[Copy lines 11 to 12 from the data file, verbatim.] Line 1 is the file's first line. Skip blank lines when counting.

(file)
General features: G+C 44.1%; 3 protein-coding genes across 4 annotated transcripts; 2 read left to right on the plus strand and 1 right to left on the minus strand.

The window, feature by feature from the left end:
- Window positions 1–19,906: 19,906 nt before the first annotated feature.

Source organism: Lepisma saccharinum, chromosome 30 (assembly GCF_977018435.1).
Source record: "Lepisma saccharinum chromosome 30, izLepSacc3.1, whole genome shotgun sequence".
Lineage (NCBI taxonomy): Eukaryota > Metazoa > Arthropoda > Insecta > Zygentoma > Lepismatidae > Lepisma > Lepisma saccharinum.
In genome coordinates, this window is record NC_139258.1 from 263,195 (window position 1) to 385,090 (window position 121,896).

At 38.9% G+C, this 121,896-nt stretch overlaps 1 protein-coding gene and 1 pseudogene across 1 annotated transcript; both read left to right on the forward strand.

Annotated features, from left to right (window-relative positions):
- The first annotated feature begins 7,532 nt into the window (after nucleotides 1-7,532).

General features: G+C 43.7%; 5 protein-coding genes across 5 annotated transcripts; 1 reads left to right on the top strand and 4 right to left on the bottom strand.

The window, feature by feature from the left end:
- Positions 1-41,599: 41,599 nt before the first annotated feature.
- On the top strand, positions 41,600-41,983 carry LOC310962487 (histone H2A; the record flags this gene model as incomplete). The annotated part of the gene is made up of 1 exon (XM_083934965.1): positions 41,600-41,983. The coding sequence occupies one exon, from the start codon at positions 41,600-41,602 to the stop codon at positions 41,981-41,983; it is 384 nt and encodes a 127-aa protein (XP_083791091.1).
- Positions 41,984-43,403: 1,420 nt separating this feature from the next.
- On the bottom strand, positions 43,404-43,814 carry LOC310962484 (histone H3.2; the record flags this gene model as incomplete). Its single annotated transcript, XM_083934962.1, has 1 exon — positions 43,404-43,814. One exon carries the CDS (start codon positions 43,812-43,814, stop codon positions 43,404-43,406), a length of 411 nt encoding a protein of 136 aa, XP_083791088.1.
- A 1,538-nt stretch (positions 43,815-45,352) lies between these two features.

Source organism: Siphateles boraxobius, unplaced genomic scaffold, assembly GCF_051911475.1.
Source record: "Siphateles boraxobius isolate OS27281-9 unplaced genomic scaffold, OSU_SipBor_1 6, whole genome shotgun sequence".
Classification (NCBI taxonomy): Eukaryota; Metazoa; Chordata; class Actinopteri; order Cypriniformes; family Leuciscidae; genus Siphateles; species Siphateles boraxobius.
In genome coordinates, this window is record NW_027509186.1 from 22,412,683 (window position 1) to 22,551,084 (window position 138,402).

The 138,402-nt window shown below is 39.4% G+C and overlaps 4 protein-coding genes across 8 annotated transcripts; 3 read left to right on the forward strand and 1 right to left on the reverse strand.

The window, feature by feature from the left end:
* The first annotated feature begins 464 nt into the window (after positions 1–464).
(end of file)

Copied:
General features: G+C 43.7%; 5 protein-coding genes across 5 annotated transcripts; 1 reads left to right on the top strand and 4 right to left on the bottom strand.

The window, feature by feature from the left end: